Asked whether or not there was pressure following up Far Cry 3, Hutchinson responded, “There’s always pressure, no matter what game you’re working on. Assassin’s Creed III was probably worse in the sense that Assassin’s Creed is a much bigger franchise than Far Cry. You’re always under pressure to perform, especially when handling budgets in the tens of millions of dollars. But this pressure is nothing new. You’ve just got to ignore it and do your best.”
One common criticism of Far Cry 3 was that Jason Brody could be out skinning pigs to make a wallet while his friends were being tortured in basements. Hutchinson addresses this, saying the goal of Far Cry 4 was “… to feel much more plausible. The goal was to have the game feel grounded. Nothing was supposed to feel ridiculous and break the immersion.” From the critical reception the game has received, that goal seems to have been reached.
Part of the reasons Far Cry 4 feels more grounded than Far Cry 3 is the world it takes place in, Kyrat. A fictional Himalayan country, Kyrat is beautiful on the outside, and dangerous on the inside. “It’s really inspired by Katmandu, Nepal and the Himalayas,” Hutchinson says. “The overall tone we were going for was a very Bollywood feel, in terms of being a little bit over the top, very colorful, and even a bit more humorous than the Rook Islands of Far Cry 3.” Ubisoft sent a group of developers to Tibet and Nepal, and though Hutchinson was not a part of that group, he says what they brought back was invaluable. “The photographs and footage they brought back caused us to really change the aesthetic of the game, alter the colors, change up the cars. They also came back with a lot of stories, and those inspired some of the NPC’s within the game.”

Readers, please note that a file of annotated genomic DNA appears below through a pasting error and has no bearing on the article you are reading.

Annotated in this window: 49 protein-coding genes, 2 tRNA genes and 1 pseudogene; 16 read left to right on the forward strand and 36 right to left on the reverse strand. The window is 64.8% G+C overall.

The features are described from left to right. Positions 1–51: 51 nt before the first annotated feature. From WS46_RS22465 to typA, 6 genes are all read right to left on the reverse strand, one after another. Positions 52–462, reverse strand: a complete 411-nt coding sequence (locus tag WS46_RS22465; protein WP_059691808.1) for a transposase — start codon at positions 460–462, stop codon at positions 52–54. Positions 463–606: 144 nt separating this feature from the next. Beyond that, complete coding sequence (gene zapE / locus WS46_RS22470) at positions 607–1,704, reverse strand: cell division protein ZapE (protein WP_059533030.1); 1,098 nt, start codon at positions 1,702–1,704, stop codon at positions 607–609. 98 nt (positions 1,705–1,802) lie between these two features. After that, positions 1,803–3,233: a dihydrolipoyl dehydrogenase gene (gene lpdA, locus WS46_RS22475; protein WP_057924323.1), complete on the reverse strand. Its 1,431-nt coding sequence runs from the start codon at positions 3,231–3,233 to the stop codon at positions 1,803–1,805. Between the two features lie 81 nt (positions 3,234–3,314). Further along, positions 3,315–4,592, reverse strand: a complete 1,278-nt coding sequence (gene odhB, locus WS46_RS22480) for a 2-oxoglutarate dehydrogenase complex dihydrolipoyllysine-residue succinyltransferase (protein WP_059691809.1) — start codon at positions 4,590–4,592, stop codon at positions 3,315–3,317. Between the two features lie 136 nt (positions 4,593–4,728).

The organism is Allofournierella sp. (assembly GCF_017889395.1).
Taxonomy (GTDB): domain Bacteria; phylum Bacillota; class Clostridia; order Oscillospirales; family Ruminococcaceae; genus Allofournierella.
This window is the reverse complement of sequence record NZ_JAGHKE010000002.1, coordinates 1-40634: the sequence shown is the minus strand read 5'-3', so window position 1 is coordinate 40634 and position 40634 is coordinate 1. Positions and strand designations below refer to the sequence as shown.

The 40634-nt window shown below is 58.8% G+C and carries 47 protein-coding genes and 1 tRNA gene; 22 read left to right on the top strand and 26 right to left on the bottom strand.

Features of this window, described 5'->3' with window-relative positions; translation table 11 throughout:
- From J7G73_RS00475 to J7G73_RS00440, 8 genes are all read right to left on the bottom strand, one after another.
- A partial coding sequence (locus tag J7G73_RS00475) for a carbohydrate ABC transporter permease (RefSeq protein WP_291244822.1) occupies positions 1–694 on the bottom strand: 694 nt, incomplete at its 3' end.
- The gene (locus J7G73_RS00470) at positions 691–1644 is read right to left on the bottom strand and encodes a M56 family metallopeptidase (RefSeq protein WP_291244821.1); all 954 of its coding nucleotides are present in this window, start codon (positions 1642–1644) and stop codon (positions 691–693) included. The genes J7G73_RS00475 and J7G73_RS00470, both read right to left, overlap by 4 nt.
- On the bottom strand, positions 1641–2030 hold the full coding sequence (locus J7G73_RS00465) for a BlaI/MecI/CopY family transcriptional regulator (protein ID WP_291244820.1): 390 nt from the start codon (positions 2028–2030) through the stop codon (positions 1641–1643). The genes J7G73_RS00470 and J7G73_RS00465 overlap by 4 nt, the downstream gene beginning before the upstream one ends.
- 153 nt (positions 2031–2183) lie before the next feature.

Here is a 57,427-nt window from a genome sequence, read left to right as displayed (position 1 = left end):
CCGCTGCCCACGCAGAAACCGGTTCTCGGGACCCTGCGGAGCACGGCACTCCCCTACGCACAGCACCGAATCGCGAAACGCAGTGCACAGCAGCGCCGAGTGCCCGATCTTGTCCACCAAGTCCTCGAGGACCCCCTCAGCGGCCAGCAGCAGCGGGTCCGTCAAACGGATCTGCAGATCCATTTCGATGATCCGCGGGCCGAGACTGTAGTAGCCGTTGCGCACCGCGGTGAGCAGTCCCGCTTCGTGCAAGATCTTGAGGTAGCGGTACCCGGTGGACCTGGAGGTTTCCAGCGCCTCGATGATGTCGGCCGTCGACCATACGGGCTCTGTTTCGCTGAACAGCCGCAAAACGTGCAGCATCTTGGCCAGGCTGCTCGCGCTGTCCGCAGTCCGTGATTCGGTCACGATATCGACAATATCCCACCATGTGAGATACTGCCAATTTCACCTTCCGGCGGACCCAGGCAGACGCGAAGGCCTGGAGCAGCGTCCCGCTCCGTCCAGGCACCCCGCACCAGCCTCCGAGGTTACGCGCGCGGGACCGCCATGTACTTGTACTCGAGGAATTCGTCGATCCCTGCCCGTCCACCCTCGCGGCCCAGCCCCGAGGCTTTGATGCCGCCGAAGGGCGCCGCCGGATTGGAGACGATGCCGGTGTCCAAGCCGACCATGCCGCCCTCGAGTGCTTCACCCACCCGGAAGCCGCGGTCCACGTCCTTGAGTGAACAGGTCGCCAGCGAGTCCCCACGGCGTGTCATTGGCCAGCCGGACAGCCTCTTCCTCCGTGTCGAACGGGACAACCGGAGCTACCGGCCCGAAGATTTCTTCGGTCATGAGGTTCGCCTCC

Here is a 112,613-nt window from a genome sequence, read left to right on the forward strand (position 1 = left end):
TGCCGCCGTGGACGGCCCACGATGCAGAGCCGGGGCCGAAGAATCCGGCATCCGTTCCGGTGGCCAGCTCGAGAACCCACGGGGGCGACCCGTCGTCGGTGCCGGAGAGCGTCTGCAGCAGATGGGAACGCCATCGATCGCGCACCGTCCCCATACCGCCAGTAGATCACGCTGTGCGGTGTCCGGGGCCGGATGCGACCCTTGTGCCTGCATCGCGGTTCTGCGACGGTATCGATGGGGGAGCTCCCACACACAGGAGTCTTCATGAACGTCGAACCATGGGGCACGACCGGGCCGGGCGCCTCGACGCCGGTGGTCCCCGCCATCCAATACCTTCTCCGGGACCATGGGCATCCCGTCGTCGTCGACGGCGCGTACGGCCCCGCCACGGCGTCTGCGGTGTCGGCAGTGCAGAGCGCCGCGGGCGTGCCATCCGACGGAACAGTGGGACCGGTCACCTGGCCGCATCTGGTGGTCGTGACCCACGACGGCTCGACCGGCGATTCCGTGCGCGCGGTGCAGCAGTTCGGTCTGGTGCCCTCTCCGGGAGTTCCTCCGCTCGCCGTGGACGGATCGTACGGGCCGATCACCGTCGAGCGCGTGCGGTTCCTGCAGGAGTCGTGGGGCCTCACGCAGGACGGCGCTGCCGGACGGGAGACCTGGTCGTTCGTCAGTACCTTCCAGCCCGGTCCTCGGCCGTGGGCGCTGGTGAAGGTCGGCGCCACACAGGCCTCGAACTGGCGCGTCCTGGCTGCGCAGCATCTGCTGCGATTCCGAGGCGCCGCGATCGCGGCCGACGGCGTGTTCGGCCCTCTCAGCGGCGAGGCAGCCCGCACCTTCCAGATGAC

Kyrat, moreso than any many other game worlds, feels alive and bustling. Hutchinson attributes this to the density and variety the game has to offer. “It’s a lot about density and variety and the connectedness between the world you’re in and what the NPC’s and animals and other features are doing in that world,” he explains. “We tried to make sure that wherever you were there was always something happening that made sense to the environment and pushed on the gameplay. We were going for a balance between things attacking you and things that asked you to come over and investigate, like a hidden area or a shrine.” Hutchinson cannot understate the importance of player agency within the game, stating, “Player agency and letting the player solve problems their own way is core to the franchise, and we tried to grow that. Even in the story, which is traditionally linear, we tried to offer choices and options for player expression.”